There is an old Cherokee saying about an old man who was teaching his grandson a lesson for life. “Inside each man,” he said, “there’s a terrible fight going on between two wolves. A white one and a black one. The black is all the bad feelings: anger, jealousy, repentance, greed, arrogance, self-pity, guilt, resentment, inferiority, lies, false pride, arrogance, and selfishness. The white stands for all the good: joy, peace, love, hope, serenity, humility, kindness, benevolence, empathy, generosity, truth, compassion, and faith.
“The same battle is happening inside me and you.”
The boy thought that for a while and then he asked, “Which wolf wins, Grandfather?”
And the old Cherokee replied, “The one you feed. “
The saying is half right and here is why…
Assuming that the white wolf is light and the other is dark, if we only feed one of them, then we will always have either day or night. In our lives, however, and on the planet that we live in, both exist. I’ll go a bit further with the saying; the wolf that we feed lives, and the other one dies, right? Wrong. Emotions can not be completely erased from our minds or our hearts; if you have not figured this out yet, these are the two wolves, the white heart and the black mind.
The misconception the old man has lies in the word ‘battle’. This alone provides an abruption, one thing that is trying to prevail over the other.
In the Chinese philosophy of Taoism, Yin symbolizes negativity, passivity, the feminine element of nature, the moon, shadow, the hidden, the nebulous, the north side of the hill. Correspondingly, Yang stands for positivity, energy, the male element of nature, the sun, purity, clarity, brightness, the south side of the hill. The circle of Yin and Yang comprises a white area, containing a small black circle, that penetrates into a black area, containing a white circle and penetrates, in its turn, the white area. However you look at this symbol, you see the same thing in a different color, but they are not independent.
Each one includes a piece from the other, and both of them are needed to form the 'whole', which is the circle. If you rotate this circle very quickly it looks like the sun peeking from behind the clouds.
If I was the old Indian, I would have said to the kid that these wolves are walking beside you, one on your right hand and one on your left. The rope you have is only long enough to hold one of them. You must choose who will freely eat, and who will be guided. The secret, however, is that both need to be fed.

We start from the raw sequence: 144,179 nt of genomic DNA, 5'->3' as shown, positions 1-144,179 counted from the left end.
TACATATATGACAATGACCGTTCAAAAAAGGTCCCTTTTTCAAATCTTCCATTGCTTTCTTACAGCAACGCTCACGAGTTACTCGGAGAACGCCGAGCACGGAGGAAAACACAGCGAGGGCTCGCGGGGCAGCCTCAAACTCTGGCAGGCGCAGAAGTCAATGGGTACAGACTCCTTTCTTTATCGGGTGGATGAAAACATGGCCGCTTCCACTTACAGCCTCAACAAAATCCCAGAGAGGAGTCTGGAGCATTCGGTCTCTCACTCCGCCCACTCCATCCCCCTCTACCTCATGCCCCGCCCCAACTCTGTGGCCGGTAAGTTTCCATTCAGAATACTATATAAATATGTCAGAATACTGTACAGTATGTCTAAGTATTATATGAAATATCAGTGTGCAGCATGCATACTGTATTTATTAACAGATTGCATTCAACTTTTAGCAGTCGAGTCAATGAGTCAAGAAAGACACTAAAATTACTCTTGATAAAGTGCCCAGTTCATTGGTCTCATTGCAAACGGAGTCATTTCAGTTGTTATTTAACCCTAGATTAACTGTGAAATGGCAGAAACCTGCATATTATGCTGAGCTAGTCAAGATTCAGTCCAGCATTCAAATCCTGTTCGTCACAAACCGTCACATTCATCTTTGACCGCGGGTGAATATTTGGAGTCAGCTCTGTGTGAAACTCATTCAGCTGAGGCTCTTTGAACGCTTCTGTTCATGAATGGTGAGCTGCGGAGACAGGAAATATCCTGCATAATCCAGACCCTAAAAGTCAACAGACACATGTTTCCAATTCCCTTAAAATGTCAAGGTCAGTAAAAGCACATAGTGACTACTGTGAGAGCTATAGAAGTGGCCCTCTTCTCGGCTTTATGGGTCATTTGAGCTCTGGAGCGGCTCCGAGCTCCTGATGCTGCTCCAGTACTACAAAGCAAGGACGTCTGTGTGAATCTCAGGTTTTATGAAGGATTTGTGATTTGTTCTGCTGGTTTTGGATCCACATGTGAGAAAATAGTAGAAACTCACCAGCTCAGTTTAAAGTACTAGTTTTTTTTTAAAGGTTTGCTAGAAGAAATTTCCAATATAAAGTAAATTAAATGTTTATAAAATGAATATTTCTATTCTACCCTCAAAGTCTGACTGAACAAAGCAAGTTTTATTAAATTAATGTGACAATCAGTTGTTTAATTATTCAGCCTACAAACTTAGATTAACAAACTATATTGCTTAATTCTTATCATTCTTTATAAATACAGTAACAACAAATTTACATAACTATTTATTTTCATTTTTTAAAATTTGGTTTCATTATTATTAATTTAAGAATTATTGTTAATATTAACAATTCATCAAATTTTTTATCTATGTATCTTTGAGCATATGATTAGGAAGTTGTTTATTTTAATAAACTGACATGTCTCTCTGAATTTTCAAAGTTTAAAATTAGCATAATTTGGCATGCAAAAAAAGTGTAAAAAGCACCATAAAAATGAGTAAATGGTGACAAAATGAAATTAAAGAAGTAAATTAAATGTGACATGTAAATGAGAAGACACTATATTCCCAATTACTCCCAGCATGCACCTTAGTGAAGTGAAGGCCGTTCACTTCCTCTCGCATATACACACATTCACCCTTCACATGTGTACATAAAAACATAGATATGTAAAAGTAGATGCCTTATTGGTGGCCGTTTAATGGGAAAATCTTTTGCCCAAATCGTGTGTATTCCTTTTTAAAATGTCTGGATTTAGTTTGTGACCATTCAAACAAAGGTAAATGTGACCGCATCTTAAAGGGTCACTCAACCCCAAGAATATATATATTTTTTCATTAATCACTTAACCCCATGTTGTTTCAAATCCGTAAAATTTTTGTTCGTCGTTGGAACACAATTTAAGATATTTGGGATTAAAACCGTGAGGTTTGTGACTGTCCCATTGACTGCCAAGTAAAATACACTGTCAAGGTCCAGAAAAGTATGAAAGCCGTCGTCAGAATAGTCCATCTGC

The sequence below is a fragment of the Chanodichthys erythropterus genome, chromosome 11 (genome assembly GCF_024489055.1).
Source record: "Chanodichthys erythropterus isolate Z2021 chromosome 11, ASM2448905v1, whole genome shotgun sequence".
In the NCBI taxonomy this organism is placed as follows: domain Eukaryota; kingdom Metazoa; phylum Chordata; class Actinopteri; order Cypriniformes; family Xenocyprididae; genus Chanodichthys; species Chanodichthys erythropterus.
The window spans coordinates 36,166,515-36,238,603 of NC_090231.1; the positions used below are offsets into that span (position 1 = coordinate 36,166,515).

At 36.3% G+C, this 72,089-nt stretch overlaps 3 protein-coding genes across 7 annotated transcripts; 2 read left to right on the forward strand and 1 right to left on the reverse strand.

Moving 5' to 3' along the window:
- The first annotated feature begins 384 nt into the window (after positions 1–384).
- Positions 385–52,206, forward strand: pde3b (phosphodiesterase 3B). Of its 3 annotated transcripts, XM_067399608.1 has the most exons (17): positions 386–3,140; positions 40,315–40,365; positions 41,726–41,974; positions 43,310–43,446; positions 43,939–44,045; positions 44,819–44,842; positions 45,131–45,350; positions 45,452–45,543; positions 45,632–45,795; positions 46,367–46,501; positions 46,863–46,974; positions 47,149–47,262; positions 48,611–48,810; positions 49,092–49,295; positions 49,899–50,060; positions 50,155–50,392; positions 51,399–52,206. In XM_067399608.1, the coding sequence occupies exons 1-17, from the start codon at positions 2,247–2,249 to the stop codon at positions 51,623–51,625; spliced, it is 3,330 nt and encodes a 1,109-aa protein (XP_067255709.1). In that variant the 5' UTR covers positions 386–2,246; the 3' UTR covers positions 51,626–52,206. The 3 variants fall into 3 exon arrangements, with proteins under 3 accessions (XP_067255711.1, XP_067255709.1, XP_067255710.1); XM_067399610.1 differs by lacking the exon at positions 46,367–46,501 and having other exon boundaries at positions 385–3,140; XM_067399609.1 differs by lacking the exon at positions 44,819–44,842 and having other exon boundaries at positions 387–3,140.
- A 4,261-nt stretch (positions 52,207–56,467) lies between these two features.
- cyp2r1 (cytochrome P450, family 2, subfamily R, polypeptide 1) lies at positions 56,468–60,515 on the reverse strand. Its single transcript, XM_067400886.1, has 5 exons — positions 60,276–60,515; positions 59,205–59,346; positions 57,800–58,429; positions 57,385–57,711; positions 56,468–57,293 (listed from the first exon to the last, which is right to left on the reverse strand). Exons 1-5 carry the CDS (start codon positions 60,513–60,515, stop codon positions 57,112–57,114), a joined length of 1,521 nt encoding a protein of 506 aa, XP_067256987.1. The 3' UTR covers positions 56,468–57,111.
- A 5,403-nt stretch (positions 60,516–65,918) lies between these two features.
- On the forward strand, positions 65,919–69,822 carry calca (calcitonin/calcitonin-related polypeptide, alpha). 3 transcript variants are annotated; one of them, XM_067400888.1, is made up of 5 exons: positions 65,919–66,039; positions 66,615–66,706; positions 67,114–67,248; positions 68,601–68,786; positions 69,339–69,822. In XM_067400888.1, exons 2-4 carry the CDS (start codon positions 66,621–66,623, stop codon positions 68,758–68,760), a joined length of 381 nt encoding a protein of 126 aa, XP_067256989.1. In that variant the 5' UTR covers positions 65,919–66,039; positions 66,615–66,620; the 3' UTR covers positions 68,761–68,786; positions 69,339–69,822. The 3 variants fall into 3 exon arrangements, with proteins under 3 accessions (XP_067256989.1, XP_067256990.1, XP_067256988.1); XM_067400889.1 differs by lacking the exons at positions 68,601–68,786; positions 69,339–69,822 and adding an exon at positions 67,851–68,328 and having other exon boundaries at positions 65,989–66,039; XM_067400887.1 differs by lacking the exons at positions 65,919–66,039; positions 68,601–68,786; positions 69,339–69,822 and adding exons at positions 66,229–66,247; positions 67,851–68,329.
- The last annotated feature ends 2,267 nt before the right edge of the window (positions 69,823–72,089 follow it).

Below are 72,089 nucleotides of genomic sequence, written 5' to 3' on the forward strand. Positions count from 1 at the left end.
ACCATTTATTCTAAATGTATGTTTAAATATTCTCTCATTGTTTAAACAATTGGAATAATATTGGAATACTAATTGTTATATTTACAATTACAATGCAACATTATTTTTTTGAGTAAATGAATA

As humans, we have limitations to our emotions. If we use only our feelings we will, eventually, be disappointed and suffer; then we will start to use only the path of logic. We will become cold and distant. On the other hand, if logic is our only guide, then we will isolate ourselves, we will not ‘unlock’ ourselves to others and we will end up alone, even though we are not. We will awake our feelings and we will become vulnerable, because we do not know how to use either of them.
The balance of these two seems like a game that we played when we were kids, the seesaw. We had fun, back then, when we stood still on the lower end of the seesaw so the child at the upper end could not participate. They cried, because it was stuck or they were afraid that we would suddenly get off the seesaw, causing it to drop down with speed, hurting them. We did that because someone else did that to us first. But in this game, which is quite boring, those who play it correctly are having fun. Both must go up and down, that’s the only way to get equal satisfaction because it’s impossible to balance the seesaw in the middle; and ‘balance’ is the key word.
In life, we play this game with ourselves and we have to play it correctly because we will get hurt, and it will not be from a scratch on our knee. It is not bad, therefore, to have negative feelings, it is natural. We must guide them, though, and try not to suddenly get off the bottom of the seesaw.
We must have control of them both; we must not let go of the rope that holds the black wolf. We must learn how to balance them. If we only feed one wolf, at some point the hungry one will devour the other. We must control how much the one we hold will eat; we must control how long the other one will stay on the top of the seesaw.
Yes, when we are feeling ‘black’ we must accept it, for as long as it lasts. When it has had enough, when it is satisfied, the feeling will pass. Nothing is permanent.
After each storm, the sea calms down; after each uphill, comes a downhill. After each failure, we gain experience that will lead us to success. After each disappointment, comes a new hope for something better. After each winter, comes the summer again. After each night, comes the dawn.
If nature worked unilaterally, then there would have been only night or day; winter or summer; white or black. If humans were made to live alone, then we would have been all born as females or males.
Balance in our life needs both wolves.
—Photo Credit: Flickr/Laurent Maggiore